Blockchain data shows that an unknown crypto user has moved 270.97974 Bitcoin from a wallet associated with the hack. The sum is worth roughly $5.2 million at time of publication.
The address 1GytseWXyzGpmHkcv9uDzkU9D8pLaGyR5x, which is believed to be associated with the hack, shows less than 0.001 BTC remaining. The BTC were sent to a previously unknown Bitcoin address, 3MyXrfSg7JFXLa7bD6YF1GnomEr8EXYRnx, which holds only the transacted amount.
The hackers responsible for the breach have moved only 1%–2% of the stolen funds during the four-year interim since the theft took place. Their HODLing strategy appears to be paying off — the haul was worth a mere $72 million at the time, but is now valued at around $2.3 billion.
In June, the thieves transferred 736 BTC from the hack to the Russian darknet marketplace Hydra, with some coins actually ending up back at Bitfinex. Likewise, someone transferred 3,503 BTC from addresses associated with the 2016 Bitfinex hack back in July as well. Coins also moved in October, with 2,900 BTC changing wallets. Various amounts of Bitcoin from the hack have also moved on multiple other occasions.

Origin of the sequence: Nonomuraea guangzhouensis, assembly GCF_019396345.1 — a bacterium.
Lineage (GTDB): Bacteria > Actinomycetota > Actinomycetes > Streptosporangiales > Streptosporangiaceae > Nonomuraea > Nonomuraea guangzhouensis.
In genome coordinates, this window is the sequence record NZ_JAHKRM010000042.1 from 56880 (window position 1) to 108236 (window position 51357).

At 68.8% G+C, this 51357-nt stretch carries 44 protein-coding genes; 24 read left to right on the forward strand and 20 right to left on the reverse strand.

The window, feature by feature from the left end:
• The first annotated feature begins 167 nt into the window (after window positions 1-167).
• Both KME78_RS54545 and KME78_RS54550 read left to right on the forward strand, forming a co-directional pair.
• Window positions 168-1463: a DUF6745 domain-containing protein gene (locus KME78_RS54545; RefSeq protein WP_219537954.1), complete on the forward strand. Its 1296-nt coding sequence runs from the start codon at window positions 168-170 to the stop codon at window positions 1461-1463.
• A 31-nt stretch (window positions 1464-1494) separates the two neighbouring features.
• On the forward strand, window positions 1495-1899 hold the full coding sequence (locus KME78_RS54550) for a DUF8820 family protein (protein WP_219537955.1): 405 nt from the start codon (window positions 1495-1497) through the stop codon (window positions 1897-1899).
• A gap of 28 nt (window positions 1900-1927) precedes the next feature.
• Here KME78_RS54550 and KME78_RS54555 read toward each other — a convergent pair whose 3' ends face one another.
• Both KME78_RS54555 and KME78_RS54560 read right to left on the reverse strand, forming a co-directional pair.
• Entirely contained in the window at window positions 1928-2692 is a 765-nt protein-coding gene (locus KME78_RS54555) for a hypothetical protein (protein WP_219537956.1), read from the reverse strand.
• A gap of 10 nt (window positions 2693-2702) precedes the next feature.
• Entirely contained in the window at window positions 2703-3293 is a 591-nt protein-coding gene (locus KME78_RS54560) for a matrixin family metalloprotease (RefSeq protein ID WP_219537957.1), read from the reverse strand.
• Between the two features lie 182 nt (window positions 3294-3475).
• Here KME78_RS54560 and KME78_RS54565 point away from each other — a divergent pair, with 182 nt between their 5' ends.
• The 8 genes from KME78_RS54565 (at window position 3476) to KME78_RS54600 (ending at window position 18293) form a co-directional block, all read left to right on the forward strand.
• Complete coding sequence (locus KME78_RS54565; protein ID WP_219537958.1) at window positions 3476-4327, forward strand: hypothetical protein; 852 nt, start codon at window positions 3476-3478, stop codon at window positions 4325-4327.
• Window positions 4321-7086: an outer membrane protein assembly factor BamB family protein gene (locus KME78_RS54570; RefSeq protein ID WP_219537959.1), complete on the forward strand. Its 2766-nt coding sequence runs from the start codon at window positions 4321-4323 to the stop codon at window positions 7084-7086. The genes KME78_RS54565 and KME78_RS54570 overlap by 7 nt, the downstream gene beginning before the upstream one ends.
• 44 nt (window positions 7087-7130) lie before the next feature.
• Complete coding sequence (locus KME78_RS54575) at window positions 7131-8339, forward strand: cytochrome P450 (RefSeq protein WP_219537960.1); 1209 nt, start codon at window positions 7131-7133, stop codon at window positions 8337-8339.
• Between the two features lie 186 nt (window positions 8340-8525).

98% of the stolen funds have remained untouched for four years, however. This may suggest that the hackers have faced difficulties laundering the digital assets as authorities enforce stricter regulations.
Turner Wright contributed to this article.